PHASE II – Acalabrutinib
Learn more about the latest clinical trials in Waldenström’s macroglobulinemia.
- In this single‑arm phase II study of acalabrutinib in patients with Waldenström's macroglobulinemia, 106 treatment-naïve or relapsed or refractory patients received 100 mg acalabrutinib twice a day (6 patients received 200 mg once a day but later switched 100 mg twice a day) in 28‑day cycles until progressive disease or intolerance.1
Figure 1: Study design of the phase II acalabrutinib study. Derived from Owen RG, et al. Lancet Haemotology. 2020. 7(2):E112-E121.1
- After a median follow-up of 27·4 months the overall response rate was 93%, with a major response occurring in 78% to 80% of patients
- Progression-free survival (PFS) with acalabrutinib at 24‑month follow-up was 90% in treatment-naïve patients and 82% in the relapsed or refractory group.
- The overall survival was 92% in treatment-naïve patients and 89% in relapsed or refractory patients, in the same time period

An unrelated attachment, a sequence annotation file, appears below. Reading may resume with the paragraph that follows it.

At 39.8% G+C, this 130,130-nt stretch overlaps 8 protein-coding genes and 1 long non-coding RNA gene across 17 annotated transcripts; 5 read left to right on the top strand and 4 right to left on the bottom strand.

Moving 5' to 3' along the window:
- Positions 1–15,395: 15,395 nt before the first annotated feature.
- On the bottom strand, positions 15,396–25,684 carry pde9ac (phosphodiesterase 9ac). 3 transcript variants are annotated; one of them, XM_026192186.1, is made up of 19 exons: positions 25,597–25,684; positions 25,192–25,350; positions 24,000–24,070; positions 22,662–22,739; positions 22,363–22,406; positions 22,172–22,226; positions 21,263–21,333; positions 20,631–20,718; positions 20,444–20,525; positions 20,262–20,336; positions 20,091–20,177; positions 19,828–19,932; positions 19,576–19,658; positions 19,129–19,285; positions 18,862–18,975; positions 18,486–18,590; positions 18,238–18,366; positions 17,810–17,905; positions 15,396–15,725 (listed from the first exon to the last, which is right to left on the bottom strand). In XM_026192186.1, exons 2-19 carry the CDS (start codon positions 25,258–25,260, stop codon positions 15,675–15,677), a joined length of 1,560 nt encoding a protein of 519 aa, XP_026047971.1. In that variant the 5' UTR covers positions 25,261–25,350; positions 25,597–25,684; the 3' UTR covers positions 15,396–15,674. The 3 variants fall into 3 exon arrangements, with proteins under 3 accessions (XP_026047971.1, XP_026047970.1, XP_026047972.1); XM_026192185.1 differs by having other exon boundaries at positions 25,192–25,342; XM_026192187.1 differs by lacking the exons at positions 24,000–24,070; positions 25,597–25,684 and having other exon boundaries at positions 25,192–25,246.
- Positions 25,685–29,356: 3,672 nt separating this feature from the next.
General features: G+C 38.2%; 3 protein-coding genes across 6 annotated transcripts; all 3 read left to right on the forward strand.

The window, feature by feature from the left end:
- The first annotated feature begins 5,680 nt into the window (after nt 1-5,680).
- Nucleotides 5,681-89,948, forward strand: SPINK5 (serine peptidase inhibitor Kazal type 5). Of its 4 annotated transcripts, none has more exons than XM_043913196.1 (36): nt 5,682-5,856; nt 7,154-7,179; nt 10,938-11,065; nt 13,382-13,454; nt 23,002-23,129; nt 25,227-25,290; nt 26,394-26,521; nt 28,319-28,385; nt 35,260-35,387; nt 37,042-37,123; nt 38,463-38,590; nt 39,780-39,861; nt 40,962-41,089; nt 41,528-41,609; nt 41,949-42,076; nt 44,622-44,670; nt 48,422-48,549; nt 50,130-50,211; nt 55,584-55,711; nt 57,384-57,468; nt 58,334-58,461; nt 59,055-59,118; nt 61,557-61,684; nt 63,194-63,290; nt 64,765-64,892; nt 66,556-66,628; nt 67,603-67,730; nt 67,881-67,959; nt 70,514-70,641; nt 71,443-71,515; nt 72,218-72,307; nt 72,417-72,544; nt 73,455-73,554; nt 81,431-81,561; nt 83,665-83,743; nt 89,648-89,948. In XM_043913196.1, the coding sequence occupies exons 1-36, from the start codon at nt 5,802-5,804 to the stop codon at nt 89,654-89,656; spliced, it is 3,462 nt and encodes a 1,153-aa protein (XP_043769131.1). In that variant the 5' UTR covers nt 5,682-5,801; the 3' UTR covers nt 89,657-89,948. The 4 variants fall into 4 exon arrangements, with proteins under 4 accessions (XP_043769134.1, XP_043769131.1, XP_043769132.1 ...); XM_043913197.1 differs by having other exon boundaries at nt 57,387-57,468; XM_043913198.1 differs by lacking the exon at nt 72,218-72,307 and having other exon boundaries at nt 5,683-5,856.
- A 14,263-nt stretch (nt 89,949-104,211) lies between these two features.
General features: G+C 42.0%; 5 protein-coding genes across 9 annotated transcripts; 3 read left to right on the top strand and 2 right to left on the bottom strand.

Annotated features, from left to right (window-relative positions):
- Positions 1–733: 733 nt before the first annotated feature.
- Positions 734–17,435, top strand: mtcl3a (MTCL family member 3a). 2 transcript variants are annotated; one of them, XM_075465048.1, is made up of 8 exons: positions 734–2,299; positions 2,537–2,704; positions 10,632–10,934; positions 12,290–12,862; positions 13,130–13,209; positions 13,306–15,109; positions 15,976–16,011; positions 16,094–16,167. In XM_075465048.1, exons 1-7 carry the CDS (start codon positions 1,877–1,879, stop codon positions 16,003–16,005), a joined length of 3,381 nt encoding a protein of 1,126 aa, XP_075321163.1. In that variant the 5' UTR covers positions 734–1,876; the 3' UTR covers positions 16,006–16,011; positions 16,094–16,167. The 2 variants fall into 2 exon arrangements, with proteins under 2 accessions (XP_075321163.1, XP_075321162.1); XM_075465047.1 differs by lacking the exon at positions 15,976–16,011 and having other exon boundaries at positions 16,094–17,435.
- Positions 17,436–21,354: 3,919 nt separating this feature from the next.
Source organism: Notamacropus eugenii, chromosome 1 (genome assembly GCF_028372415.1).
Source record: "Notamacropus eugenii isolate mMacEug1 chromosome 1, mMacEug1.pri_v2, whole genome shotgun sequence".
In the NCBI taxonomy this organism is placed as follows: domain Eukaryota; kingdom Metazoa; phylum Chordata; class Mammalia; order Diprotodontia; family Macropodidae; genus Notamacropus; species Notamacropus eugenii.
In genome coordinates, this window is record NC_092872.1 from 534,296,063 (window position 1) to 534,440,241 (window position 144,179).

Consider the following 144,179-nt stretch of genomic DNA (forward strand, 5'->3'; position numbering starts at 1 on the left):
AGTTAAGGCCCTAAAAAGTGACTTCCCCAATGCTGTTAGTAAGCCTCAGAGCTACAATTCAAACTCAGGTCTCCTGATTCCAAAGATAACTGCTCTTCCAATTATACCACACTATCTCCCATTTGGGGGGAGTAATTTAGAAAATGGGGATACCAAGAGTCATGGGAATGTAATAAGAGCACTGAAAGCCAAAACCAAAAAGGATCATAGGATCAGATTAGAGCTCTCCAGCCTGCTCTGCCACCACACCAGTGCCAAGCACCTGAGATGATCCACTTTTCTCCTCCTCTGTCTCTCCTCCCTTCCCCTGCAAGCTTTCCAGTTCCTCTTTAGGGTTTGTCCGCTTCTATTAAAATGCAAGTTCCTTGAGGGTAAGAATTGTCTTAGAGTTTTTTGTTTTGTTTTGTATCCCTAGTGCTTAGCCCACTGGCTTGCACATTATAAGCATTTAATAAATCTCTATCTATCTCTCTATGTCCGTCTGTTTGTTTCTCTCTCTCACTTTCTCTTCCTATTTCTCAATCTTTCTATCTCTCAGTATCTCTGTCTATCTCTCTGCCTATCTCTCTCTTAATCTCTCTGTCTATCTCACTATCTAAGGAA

Figure 2: Response rates in patients receiving acalabrutinib. Derived from Owen RG, et al. Lancet Haemotology. 2020. 7(2):E112-E121.1
- Common adverse events of any grade were headache, diarrhea, contusion, and dizziness. Common grade 3 and 4 adverse events were neutropenia, pneumonia, anemia, increased alanine aminotransferase, and hyponatremia.
- Of note, bleeding events occurred in 58% of patients and were commonly contusion (29%) and epistaxis (11%).
- Atrial fibrillation occurred in 5 patients and grade 3 hypertension occurred in 3 patients.1
- This present study demonstrated that acalabrutinib is active as single-agent therapy with a manageable safety profile in patients with treatment-naive, or relapse or refractory Waldenström’s macroglobulinemia.
- Further studies are needed to establish its efficacy against current standard treatments and to investigate whether outcomes can be improved with combination therapies.